But the reason I use a treadmill is because I can’t trust myself to keep pushing through the rough spots. On a treadmill, I have to make a firm decision to slow down because I have to push a button to do that and it beeps at me in an annoying, judgmental way. Without that treadmill determining how fast I’m “running” I would run as slow as I possibly could while still looking like I am running. I would avoid those hilly or difficult paths and go for the flattest, simplest, easiest runs possible.

Now, I know that the benefits of exercise would probably be felt sooner and that I would get to my goal fitness level/weight/condition sooner if I had the discipline to push myself without a treadmill telling me what to do. But I know myself, and I don’t have that ability right now. For me, I get in shape faster when I use a treadmill because it forces me to burn calories in ways I never would choose in the midst of my sweaty, exercise-induced exhaustion.

In many ways I feel like my life is this way. If it were left to me, I would never choose to push myself. I would never choose to go through the difficult events in my life. I would have kept Jake alive. I would have kept Luna and would be anxiously awaiting her arrival even now.

I certainly would not choose to give my sister leukemia either. I have watched my sister battle leukemia for over 11 years now and her strength and faith have grown me in immeasurable ways. These are things I never would have learned if it was up to me to choose the path of my life. I would have skipped that path if I approached it on my “run.” I would certain be skipping this most recent hospital stay which feels so different and so serious.

Good thing God is my treadmill. I made the choice to step on that treadmill and allow Him to make decisions for me. It’s much easier to say that you’ll choose to do the difficult thing before you get there. To push those buttons picking a challenging program before you have started. Before you are sweaty and exhausted. Before you start doubting your ability to finish.

There are definitely days when I am positive that I can’t finish and I want to push that button to slow down my treadmill. This weekend feels this way. My feet are dragging. Sweat is getting in my eyes and my heart feels like it is going to burst out of my chest. Maybe I am over-reaching with this metaphor?

The weekend started with some rough news regarding Jen. Anyone who knows Jen knows why the docs won’t give us a timeframe. She is stubborn to a fault and if we try to tell her how much time she has, she will do anything to prove us wrong. We visited her at JHOP on Friday night and she slept most of the time we were there. She has wasted away to a fraction of her physical self and when she opens her eyes, I see a pain there I haven’t seen before. But I did get to see a glimpse of the typical Jen when someone asked her if she needed a nurse and she scoffed, “psh….NO.”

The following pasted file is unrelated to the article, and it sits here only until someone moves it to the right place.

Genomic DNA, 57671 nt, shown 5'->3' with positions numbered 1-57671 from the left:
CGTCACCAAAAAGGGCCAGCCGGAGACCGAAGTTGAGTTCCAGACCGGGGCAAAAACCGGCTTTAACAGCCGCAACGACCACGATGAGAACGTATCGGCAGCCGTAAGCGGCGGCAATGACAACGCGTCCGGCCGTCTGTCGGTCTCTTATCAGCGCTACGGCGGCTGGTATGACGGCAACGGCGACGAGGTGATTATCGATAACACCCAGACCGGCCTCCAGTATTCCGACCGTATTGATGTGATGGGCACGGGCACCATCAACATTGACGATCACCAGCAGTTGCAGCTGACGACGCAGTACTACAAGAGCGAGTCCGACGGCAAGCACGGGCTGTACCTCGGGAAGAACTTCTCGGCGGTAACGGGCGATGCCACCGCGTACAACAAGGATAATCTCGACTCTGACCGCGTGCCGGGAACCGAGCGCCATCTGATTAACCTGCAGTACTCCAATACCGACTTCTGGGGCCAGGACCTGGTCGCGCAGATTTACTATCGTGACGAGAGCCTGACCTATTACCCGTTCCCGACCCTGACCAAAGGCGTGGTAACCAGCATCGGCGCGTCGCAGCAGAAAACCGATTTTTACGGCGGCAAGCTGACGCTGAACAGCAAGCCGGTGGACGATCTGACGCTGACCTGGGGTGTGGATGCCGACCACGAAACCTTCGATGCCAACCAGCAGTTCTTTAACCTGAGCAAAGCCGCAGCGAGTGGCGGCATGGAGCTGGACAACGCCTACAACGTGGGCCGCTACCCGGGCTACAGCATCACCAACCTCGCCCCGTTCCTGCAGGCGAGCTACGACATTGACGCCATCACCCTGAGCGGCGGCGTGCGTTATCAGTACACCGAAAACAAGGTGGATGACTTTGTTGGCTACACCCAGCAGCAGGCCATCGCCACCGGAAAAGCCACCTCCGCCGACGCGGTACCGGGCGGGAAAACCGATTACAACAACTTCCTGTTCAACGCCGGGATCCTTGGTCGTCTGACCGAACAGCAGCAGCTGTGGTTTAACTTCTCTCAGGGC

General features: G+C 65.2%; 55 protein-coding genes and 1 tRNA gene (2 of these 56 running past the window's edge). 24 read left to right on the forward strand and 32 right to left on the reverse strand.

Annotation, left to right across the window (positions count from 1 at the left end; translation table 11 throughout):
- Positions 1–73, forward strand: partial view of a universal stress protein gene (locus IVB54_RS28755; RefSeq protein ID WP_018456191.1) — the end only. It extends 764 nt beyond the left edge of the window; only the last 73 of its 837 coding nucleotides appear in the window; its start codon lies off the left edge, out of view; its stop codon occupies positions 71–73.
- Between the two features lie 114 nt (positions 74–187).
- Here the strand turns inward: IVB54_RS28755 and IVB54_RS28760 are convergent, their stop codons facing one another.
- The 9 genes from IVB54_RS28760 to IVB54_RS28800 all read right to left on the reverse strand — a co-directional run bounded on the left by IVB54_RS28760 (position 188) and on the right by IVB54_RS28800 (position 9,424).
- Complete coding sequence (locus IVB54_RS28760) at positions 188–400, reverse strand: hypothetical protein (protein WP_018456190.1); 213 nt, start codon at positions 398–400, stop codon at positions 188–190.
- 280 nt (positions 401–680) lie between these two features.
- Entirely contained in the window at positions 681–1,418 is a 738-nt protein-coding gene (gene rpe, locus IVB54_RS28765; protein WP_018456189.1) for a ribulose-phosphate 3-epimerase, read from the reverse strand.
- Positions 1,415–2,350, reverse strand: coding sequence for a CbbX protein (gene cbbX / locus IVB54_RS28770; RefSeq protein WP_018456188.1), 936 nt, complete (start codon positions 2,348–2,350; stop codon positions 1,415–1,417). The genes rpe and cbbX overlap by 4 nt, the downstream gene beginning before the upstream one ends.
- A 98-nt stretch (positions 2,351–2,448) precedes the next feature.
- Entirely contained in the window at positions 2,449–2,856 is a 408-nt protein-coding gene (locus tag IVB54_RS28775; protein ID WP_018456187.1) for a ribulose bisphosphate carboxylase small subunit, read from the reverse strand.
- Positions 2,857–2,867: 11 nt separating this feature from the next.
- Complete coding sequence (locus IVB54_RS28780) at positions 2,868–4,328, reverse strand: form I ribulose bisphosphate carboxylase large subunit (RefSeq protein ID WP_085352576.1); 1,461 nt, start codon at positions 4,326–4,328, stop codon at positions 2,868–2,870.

And as a kind of morbid bookend to my weekend, Monday is Luna’s due date. I am not really sure how I am going to feel on that day, but I have certainly been on edge all week leading up to it. There is this surreal feeling as though I have forgotten something or left someone somewhere. Instead of preparing sub plans for my maternity leave, I am lesson planning for the rest of the year. Instead of waiting to feel contractions, I am waiting to hear news about my sister. Instead of feeling excited anticipation, I feel grumpy, antisocial and impatient. Instead of being excited about going to the hospital to deliver a baby, I am hoping I don’t get the call to go to the hospital to be with my sister.

Maybe I would be a little more prepared to handle this if I hadn’t spent the last week going double-time and trying to keep up with everything while Patrick was out of commission with his back problems. Maybe I would be better prepared to handle this stuff with Luna if Jen was healthy and home with us.

But I am not pushing the button to slow down on this treadmill. God has chosen this “run” for me for a reason and He will be glorified through me; otherwise, all of these things would have happened for no reason. I chose a life that would shape me into the woman God wants me to be, and if this is what it takes to get there, then so be it. It is never easy to get our body to look the way we want it to, imagine how much harder it must be to shape a soul.

Father God, I trust you with my life. I hand it over to you completely and I know you will do what is best. Give me the strength to climb these hills and the determination to keep running. Be with Chris and Al and Will and comfort their aching hearts. Create in me a heart full of compassion for others who have experienced loss in their lifetime. Show me the way to use what you have allowed to happen to me to bring you glory and honor, for you are the only one worthy of our praise. Thank you for the time I had with Jake and the joy that Luna brought into my life and for the incredible relationship I have with Jen. I have learned so much from these people – these precious jewels – in my life and I continue to learn from them all. I pray I can be as selfless as Jake, as wise as Luna, as strong as Jen and as faithful as Chris when you need me to be. In all things, Lord, your will be done. In Jesus’ holy name, Amen.

Everybody’s Best Friend

Two years ago today was one of the most important days of my Christian life.

It was a Monday. I got up and got ready for work and woke my brother Jacob up at 6:50 to take care of baby Bo like always. He didn’t live with us, but stayed in our spare room during the week so that he could be our “manny” or man nanny. He grumbled a little and Patrick said something about how awful Mondays are. Jake says “Hey Bogus” and goes into the bathroom which is directly off the bedroom.